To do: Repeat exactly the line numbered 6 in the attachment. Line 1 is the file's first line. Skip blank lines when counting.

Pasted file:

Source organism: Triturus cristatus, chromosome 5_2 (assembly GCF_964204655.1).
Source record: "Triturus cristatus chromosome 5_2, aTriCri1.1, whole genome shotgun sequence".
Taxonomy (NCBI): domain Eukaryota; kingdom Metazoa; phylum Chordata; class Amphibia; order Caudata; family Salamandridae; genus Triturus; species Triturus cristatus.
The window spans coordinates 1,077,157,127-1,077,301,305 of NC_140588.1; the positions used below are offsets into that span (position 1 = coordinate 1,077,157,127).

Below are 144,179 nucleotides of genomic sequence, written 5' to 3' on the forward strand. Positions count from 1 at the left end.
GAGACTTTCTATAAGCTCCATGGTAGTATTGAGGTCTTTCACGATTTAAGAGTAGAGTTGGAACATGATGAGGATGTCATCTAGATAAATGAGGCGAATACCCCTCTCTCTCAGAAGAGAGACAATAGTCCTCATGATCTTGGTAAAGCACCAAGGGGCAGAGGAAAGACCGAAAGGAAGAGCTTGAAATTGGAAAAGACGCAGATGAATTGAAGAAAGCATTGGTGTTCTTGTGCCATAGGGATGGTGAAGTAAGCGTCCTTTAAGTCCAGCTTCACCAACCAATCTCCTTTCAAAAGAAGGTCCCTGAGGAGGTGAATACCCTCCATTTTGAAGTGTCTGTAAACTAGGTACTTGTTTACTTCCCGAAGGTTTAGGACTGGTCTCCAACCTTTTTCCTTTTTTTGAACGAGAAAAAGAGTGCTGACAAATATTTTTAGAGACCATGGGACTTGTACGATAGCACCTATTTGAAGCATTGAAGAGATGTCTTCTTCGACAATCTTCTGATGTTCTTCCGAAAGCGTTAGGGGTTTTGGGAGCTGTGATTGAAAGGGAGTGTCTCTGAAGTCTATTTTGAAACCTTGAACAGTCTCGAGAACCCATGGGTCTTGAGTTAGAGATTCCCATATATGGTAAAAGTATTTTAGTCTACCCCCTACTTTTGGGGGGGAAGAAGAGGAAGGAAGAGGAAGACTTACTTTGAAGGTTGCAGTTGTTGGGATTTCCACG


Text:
GAGACTTTCTATAAGCTCCATGGTAGTATTGAGGTCTTTCACGATTTAAGAGTAGAGTTGGAACATGATGAGGATGTCATCTAGATAAATGAGGCGAATACCCCTCTCTCTCAGAAGAGAGACAATAGTCCTCATGATCTTGGTAAAGCACCAAGGGGCAGAGGAAAGACCGAAAGGAAGAGCTTGAAATTGGAAAAGACGCAGATGAATTGAAGAAAGCATTGGTGTTCTTGTGCCATAGGGATGGTGAAGTAAGCGTCCTTTAAGTCCAGCTTCACCAACCAATCTCCTTTCAAAAGAAGGTCCCTGAGGAGGTGAATACCCTCCATTTTGAAGTGTCTGTAAACTAGGTACTTGTTTACTTCCCGAAGGTTTAGGACTGGTCTCCAACCTTTTTCCTTTTTTTGAACGAGAAAAAGAGTGCTGACAAATATTTTTAGAGACCATGGGACTTGTACGATAGCACCTATTTGAAGCATTGAAGAGATGTCTTCTTCGACAATCTTCTGATGTTCTTCCGAAAGCGTTAGGGGTTTTGGGAGCTGTGATTGAAAGGGAGTGTCTCTGAAGTCTATTTTGAAACCTTGAACAGTCTCGAGAACCCATGGGTCTTGAGTTAGAGATTCCCATATATGGTAAAAGTATTTTAGTCTACCCCCTACTTTTGGGGGGGAAGAAGAGGAAGGAAGAGGAAGACTTACTTTGAAGGTTGCAGTTGTTGGGATTTCCACG